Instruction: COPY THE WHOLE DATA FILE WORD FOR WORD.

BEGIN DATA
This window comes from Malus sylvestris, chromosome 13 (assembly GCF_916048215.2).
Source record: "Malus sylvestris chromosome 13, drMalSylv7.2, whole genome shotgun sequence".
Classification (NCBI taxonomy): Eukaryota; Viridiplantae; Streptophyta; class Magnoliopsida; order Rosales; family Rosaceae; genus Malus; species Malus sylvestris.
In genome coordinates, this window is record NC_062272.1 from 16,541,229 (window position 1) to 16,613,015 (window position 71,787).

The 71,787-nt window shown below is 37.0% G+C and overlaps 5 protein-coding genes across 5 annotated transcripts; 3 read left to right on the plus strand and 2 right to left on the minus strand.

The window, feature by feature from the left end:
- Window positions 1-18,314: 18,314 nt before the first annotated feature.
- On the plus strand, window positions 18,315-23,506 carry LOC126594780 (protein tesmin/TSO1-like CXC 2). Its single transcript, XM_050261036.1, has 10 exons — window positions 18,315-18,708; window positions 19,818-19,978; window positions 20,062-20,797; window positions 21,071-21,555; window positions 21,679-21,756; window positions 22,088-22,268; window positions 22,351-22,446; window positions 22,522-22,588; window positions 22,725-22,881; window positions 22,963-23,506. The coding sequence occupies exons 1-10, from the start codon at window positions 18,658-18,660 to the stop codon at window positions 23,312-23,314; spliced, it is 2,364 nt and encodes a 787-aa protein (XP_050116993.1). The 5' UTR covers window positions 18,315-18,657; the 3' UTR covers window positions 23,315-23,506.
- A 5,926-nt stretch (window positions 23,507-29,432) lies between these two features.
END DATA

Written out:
This window comes from Malus sylvestris, chromosome 13 (assembly GCF_916048215.2).
Source record: "Malus sylvestris chromosome 13, drMalSylv7.2, whole genome shotgun sequence".
Classification (NCBI taxonomy): Eukaryota; Viridiplantae; Streptophyta; class Magnoliopsida; order Rosales; family Rosaceae; genus Malus; species Malus sylvestris.
In genome coordinates, this window is record NC_062272.1 from 16,541,229 (window position 1) to 16,613,015 (window position 71,787).

The 71,787-nt window shown below is 37.0% G+C and overlaps 5 protein-coding genes across 5 annotated transcripts; 3 read left to right on the plus strand and 2 right to left on the minus strand.

The window, feature by feature from the left end:
- Window positions 1-18,314: 18,314 nt before the first annotated feature.
- On the plus strand, window positions 18,315-23,506 carry LOC126594780 (protein tesmin/TSO1-like CXC 2). Its single transcript, XM_050261036.1, has 10 exons — window positions 18,315-18,708; window positions 19,818-19,978; window positions 20,062-20,797; window positions 21,071-21,555; window positions 21,679-21,756; window positions 22,088-22,268; window positions 22,351-22,446; window positions 22,522-22,588; window positions 22,725-22,881; window positions 22,963-23,506. The coding sequence occupies exons 1-10, from the start codon at window positions 18,658-18,660 to the stop codon at window positions 23,312-23,314; spliced, it is 2,364 nt and encodes a 787-aa protein (XP_050116993.1). The 5' UTR covers window positions 18,315-18,657; the 3' UTR covers window positions 23,315-23,506.
- A 5,926-nt stretch (window positions 23,507-29,432) lies between these two features.